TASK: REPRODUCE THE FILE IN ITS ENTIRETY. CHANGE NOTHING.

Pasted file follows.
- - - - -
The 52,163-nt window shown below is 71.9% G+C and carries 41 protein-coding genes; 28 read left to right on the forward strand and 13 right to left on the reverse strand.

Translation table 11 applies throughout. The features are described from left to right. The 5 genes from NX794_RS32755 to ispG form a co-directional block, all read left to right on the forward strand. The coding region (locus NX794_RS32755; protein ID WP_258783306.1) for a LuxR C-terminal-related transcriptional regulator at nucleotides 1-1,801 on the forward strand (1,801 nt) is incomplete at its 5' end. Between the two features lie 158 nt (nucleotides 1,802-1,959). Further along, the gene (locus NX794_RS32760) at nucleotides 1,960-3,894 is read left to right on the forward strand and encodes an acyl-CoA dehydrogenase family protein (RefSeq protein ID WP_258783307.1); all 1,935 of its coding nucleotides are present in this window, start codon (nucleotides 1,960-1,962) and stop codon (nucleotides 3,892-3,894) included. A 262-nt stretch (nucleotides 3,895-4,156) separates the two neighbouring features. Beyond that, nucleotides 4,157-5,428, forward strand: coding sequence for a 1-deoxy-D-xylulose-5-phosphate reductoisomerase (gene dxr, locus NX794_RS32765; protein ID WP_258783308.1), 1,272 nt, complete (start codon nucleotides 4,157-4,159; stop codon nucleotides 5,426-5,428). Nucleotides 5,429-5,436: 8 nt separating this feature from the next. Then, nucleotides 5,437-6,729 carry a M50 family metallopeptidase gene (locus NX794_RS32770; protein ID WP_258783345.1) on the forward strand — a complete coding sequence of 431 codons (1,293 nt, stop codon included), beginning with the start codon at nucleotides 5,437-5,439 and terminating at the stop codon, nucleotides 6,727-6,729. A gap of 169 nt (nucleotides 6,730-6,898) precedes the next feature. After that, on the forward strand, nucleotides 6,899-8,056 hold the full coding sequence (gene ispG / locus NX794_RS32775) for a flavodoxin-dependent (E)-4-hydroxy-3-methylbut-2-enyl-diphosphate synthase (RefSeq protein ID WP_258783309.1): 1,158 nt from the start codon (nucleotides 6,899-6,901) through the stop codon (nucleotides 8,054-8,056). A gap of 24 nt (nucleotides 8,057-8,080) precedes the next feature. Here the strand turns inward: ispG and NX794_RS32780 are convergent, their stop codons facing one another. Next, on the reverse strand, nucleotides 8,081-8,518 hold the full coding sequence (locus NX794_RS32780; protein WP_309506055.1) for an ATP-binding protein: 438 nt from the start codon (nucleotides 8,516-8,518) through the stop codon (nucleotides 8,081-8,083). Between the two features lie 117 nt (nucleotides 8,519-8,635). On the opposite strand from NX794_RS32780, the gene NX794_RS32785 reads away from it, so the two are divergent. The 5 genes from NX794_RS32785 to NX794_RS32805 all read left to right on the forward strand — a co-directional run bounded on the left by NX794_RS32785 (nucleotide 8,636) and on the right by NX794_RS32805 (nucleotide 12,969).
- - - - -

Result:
The 52,163-nt window shown below is 71.9% G+C and carries 41 protein-coding genes; 28 read left to right on the forward strand and 13 right to left on the reverse strand.

Translation table 11 applies throughout. The features are described from left to right. The 5 genes from NX794_RS32755 to ispG form a co-directional block, all read left to right on the forward strand. The coding region (locus NX794_RS32755; protein ID WP_258783306.1) for a LuxR C-terminal-related transcriptional regulator at nucleotides 1-1,801 on the forward strand (1,801 nt) is incomplete at its 5' end. Between the two features lie 158 nt (nucleotides 1,802-1,959). Further along, the gene (locus NX794_RS32760) at nucleotides 1,960-3,894 is read left to right on the forward strand and encodes an acyl-CoA dehydrogenase family protein (RefSeq protein ID WP_258783307.1); all 1,935 of its coding nucleotides are present in this window, start codon (nucleotides 1,960-1,962) and stop codon (nucleotides 3,892-3,894) included. A 262-nt stretch (nucleotides 3,895-4,156) separates the two neighbouring features. Beyond that, nucleotides 4,157-5,428, forward strand: coding sequence for a 1-deoxy-D-xylulose-5-phosphate reductoisomerase (gene dxr, locus NX794_RS32765; protein ID WP_258783308.1), 1,272 nt, complete (start codon nucleotides 4,157-4,159; stop codon nucleotides 5,426-5,428). Nucleotides 5,429-5,436: 8 nt separating this feature from the next. Then, nucleotides 5,437-6,729 carry a M50 family metallopeptidase gene (locus NX794_RS32770; protein ID WP_258783345.1) on the forward strand — a complete coding sequence of 431 codons (1,293 nt, stop codon included), beginning with the start codon at nucleotides 5,437-5,439 and terminating at the stop codon, nucleotides 6,727-6,729. A gap of 169 nt (nucleotides 6,730-6,898) precedes the next feature. After that, on the forward strand, nucleotides 6,899-8,056 hold the full coding sequence (gene ispG / locus NX794_RS32775) for a flavodoxin-dependent (E)-4-hydroxy-3-methylbut-2-enyl-diphosphate synthase (RefSeq protein ID WP_258783309.1): 1,158 nt from the start codon (nucleotides 6,899-6,901) through the stop codon (nucleotides 8,054-8,056). A gap of 24 nt (nucleotides 8,057-8,080) precedes the next feature. Here the strand turns inward: ispG and NX794_RS32780 are convergent, their stop codons facing one another. Next, on the reverse strand, nucleotides 8,081-8,518 hold the full coding sequence (locus NX794_RS32780; protein WP_309506055.1) for an ATP-binding protein: 438 nt from the start codon (nucleotides 8,516-8,518) through the stop codon (nucleotides 8,081-8,083). Between the two features lie 117 nt (nucleotides 8,519-8,635). On the opposite strand from NX794_RS32780, the gene NX794_RS32785 reads away from it, so the two are divergent. The 5 genes from NX794_RS32785 to NX794_RS32805 all read left to right on the forward strand — a co-directional run bounded on the left by NX794_RS32785 (nucleotide 8,636) and on the right by NX794_RS32805 (nucleotide 12,969).